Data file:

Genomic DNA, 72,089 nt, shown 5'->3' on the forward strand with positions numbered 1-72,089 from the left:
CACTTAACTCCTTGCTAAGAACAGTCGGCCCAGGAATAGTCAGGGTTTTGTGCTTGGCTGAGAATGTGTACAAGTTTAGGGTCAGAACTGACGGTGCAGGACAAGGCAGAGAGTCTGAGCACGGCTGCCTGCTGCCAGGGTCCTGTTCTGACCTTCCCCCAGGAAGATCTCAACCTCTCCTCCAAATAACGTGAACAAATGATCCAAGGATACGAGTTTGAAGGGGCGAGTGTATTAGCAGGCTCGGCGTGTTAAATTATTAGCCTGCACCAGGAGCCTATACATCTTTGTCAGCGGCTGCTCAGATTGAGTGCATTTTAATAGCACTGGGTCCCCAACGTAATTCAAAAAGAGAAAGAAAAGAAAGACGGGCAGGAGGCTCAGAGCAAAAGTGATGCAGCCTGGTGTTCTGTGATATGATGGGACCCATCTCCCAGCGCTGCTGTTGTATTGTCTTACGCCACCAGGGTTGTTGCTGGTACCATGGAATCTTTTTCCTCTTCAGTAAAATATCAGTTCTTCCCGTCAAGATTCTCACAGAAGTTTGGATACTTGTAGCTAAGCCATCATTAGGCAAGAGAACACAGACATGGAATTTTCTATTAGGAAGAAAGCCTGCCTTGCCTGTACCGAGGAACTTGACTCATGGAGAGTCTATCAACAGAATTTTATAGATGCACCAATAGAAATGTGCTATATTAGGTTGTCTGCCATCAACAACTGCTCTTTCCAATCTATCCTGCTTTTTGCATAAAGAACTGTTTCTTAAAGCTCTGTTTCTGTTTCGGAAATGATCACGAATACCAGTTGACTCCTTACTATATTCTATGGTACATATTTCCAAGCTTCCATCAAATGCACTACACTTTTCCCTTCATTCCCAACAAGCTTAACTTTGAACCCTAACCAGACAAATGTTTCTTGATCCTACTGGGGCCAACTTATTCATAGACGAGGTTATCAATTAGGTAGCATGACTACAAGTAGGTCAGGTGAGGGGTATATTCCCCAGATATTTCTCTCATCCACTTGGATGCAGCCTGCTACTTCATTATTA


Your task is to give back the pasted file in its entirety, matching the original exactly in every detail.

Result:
Genomic DNA, 72,089 nt, shown 5'->3' on the forward strand with positions numbered 1-72,089 from the left:
CACTTAACTCCTTGCTAAGAACAGTCGGCCCAGGAATAGTCAGGGTTTTGTGCTTGGCTGAGAATGTGTACAAGTTTAGGGTCAGAACTGACGGTGCAGGACAAGGCAGAGAGTCTGAGCACGGCTGCCTGCTGCCAGGGTCCTGTTCTGACCTTCCCCCAGGAAGATCTCAACCTCTCCTCCAAATAACGTGAACAAATGATCCAAGGATACGAGTTTGAAGGGGCGAGTGTATTAGCAGGCTCGGCGTGTTAAATTATTAGCCTGCACCAGGAGCCTATACATCTTTGTCAGCGGCTGCTCAGATTGAGTGCATTTTAATAGCACTGGGTCCCCAACGTAATTCAAAAAGAGAAAGAAAAGAAAGACGGGCAGGAGGCTCAGAGCAAAAGTGATGCAGCCTGGTGTTCTGTGATATGATGGGACCCATCTCCCAGCGCTGCTGTTGTATTGTCTTACGCCACCAGGGTTGTTGCTGGTACCATGGAATCTTTTTCCTCTTCAGTAAAATATCAGTTCTTCCCGTCAAGATTCTCACAGAAGTTTGGATACTTGTAGCTAAGCCATCATTAGGCAAGAGAACACAGACATGGAATTTTCTATTAGGAAGAAAGCCTGCCTTGCCTGTACCGAGGAACTTGACTCATGGAGAGTCTATCAACAGAATTTTATAGATGCACCAATAGAAATGTGCTATATTAGGTTGTCTGCCATCAACAACTGCTCTTTCCAATCTATCCTGCTTTTTGCATAAAGAACTGTTTCTTAAAGCTCTGTTTCTGTTTCGGAAATGATCACGAATACCAGTTGACTCCTTACTATATTCTATGGTACATATTTCCAAGCTTCCATCAAATGCACTACACTTTTCCCTTCATTCCCAACAAGCTTAACTTTGAACCCTAACCAGACAAATGTTTCTTGATCCTACTGGGGCCAACTTATTCATAGACGAGGTTATCAATTAGGTAGCATGACTACAAGTAGGTCAGGTGAGGGGTATATTCCCCAGATATTTCTCTCATCCACTTGGATGCAGCCTGCTACTTCATTATTA